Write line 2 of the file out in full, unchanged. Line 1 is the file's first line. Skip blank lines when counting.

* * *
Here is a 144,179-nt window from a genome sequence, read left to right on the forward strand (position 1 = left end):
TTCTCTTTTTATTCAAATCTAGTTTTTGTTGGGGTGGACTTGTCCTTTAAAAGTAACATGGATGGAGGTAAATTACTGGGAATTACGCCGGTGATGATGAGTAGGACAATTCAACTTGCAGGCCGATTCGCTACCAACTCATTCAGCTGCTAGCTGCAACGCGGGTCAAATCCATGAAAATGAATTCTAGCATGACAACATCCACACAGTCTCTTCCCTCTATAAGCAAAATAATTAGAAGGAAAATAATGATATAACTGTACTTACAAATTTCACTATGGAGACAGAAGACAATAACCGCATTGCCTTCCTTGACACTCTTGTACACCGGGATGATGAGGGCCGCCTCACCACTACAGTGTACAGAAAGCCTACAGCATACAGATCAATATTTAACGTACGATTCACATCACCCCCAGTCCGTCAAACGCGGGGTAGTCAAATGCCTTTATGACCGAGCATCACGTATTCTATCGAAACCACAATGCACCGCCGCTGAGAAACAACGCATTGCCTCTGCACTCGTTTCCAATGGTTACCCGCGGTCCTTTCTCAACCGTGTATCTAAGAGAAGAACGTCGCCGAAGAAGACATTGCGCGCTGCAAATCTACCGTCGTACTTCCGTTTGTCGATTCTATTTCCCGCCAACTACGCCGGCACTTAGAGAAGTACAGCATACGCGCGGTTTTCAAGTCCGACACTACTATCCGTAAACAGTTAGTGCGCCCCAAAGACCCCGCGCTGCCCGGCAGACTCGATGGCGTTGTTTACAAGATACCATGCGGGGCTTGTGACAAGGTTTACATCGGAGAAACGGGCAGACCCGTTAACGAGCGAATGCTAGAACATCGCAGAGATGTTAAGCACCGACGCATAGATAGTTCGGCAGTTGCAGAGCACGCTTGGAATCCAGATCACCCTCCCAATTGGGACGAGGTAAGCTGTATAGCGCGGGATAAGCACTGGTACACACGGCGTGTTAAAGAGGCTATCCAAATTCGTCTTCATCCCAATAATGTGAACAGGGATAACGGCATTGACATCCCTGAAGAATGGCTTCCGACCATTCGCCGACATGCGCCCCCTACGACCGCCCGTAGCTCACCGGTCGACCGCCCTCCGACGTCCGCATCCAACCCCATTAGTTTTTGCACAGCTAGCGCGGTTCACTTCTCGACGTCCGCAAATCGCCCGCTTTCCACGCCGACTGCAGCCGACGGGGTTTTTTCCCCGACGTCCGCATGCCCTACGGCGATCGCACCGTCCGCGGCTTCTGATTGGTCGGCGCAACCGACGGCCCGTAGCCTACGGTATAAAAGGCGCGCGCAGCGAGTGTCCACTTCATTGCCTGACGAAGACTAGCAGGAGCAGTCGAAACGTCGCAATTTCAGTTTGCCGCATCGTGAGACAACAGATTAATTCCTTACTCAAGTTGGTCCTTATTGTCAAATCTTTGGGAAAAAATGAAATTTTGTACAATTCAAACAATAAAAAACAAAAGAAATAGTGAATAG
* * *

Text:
TTCTCTTTTTATTCAAATCTAGTTTTTGTTGGGGTGGACTTGTCCTTTAAAAGTAACATGGATGGAGGTAAATTACTGGGAATTACGCCGGTGATGATGAGTAGGACAATTCAACTTGCAGGCCGATTCGCTACCAACTCATTCAGCTGCTAGCTGCAACGCGGGTCAAATCCATGAAAATGAATTCTAGCATGACAACATCCACACAGTCTCTTCCCTCTATAAGCAAAATAATTAGAAGGAAAATAATGATATAACTGTACTTACAAATTTCACTATGGAGACAGAAGACAATAACCGCATTGCCTTCCTTGACACTCTTGTACACCGGGATGATGAGGGCCGCCTCACCACTACAGTGTACAGAAAGCCTACAGCATACAGATCAATATTTAACGTACGATTCACATCACCCCCAGTCCGTCAAACGCGGGGTAGTCAAATGCCTTTATGACCGAGCATCACGTATTCTATCGAAACCACAATGCACCGCCGCTGAGAAACAACGCATTGCCTCTGCACTCGTTTCCAATGGTTACCCGCGGTCCTTTCTCAACCGTGTATCTAAGAGAAGAACGTCGCCGAAGAAGACATTGCGCGCTGCAAATCTACCGTCGTACTTCCGTTTGTCGATTCTATTTCCCGCCAACTACGCCGGCACTTAGAGAAGTACAGCATACGCGCGGTTTTCAAGTCCGACACTACTATCCGTAAACAGTTAGTGCGCCCCAAAGACCCCGCGCTGCCCGGCAGACTCGATGGCGTTGTTTACAAGATACCATGCGGGGCTTGTGACAAGGTTTACATCGGAGAAACGGGCAGACCCGTTAACGAGCGAATGCTAGAACATCGCAGAGATGTTAAGCACCGACGCATAGATAGTTCGGCAGTTGCAGAGCACGCTTGGAATCCAGATCACCCTCCCAATTGGGACGAGGTAAGCTGTATAGCGCGGGATAAGCACTGGTACACACGGCGTGTTAAAGAGGCTATCCAAATTCGTCTTCATCCCAATAATGTGAACAGGGATAACGGCATTGACATCCCTGAAGAATGGCTTCCGACCATTCGCCGACATGCGCCCCCTACGACCGCCCGTAGCTCACCGGTCGACCGCCCTCCGACGTCCGCATCCAACCCCATTAGTTTTTGCACAGCTAGCGCGGTTCACTTCTCGACGTCCGCAAATCGCCCGCTTTCCACGCCGACTGCAGCCGACGGGGTTTTTTCCCCGACGTCCGCATGCCCTACGGCGATCGCACCGTCCGCGGCTTCTGATTGGTCGGCGCAACCGACGGCCCGTAGCCTACGGTATAAAAGGCGCGCGCAGCGAGTGTCCACTTCATTGCCTGACGAAGACTAGCAGGAGCAGTCGAAACGTCGCAATTTCAGTTTGCCGCATCGTGAGACAACAGATTAATTCCTTACTCAAGTTGGTCCTTATTGTCAAATCTTTGGGAAAAAATGAAATTTTGTACAATTCAAACAATAAAAAACAAAAGAAATAGTGAATAG